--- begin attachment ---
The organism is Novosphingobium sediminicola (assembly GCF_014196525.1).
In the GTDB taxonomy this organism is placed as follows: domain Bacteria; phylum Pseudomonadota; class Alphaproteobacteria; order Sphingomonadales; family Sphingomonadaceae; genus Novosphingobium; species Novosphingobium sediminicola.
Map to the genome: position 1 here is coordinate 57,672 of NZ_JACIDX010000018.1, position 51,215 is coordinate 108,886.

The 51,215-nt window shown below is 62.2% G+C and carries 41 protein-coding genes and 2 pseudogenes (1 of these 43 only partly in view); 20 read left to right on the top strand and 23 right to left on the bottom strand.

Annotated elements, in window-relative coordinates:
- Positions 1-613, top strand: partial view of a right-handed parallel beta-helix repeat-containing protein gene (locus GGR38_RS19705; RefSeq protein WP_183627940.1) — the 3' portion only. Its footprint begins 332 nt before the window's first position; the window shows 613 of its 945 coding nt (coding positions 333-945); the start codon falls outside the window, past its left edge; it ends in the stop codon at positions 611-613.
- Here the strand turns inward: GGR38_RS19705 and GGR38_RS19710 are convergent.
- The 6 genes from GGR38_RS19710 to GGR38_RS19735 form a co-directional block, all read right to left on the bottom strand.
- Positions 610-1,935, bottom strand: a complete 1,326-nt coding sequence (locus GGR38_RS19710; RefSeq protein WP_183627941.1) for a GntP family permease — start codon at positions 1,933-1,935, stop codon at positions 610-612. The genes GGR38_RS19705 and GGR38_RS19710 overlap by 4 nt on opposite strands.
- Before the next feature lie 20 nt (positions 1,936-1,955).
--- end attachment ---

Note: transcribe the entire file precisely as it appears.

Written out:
The organism is Novosphingobium sediminicola (assembly GCF_014196525.1).
In the GTDB taxonomy this organism is placed as follows: domain Bacteria; phylum Pseudomonadota; class Alphaproteobacteria; order Sphingomonadales; family Sphingomonadaceae; genus Novosphingobium; species Novosphingobium sediminicola.
Map to the genome: position 1 here is coordinate 57,672 of NZ_JACIDX010000018.1, position 51,215 is coordinate 108,886.

The 51,215-nt window shown below is 62.2% G+C and carries 41 protein-coding genes and 2 pseudogenes (1 of these 43 only partly in view); 20 read left to right on the top strand and 23 right to left on the bottom strand.

Annotated elements, in window-relative coordinates:
- Positions 1-613, top strand: partial view of a right-handed parallel beta-helix repeat-containing protein gene (locus GGR38_RS19705; RefSeq protein WP_183627940.1) — the 3' portion only. Its footprint begins 332 nt before the window's first position; the window shows 613 of its 945 coding nt (coding positions 333-945); the start codon falls outside the window, past its left edge; it ends in the stop codon at positions 611-613.
- Here the strand turns inward: GGR38_RS19705 and GGR38_RS19710 are convergent.
- The 6 genes from GGR38_RS19710 to GGR38_RS19735 form a co-directional block, all read right to left on the bottom strand.
- Positions 610-1,935, bottom strand: a complete 1,326-nt coding sequence (locus GGR38_RS19710; RefSeq protein WP_183627941.1) for a GntP family permease — start codon at positions 1,933-1,935, stop codon at positions 610-612. The genes GGR38_RS19705 and GGR38_RS19710 overlap by 4 nt on opposite strands.
- Before the next feature lie 20 nt (positions 1,936-1,955).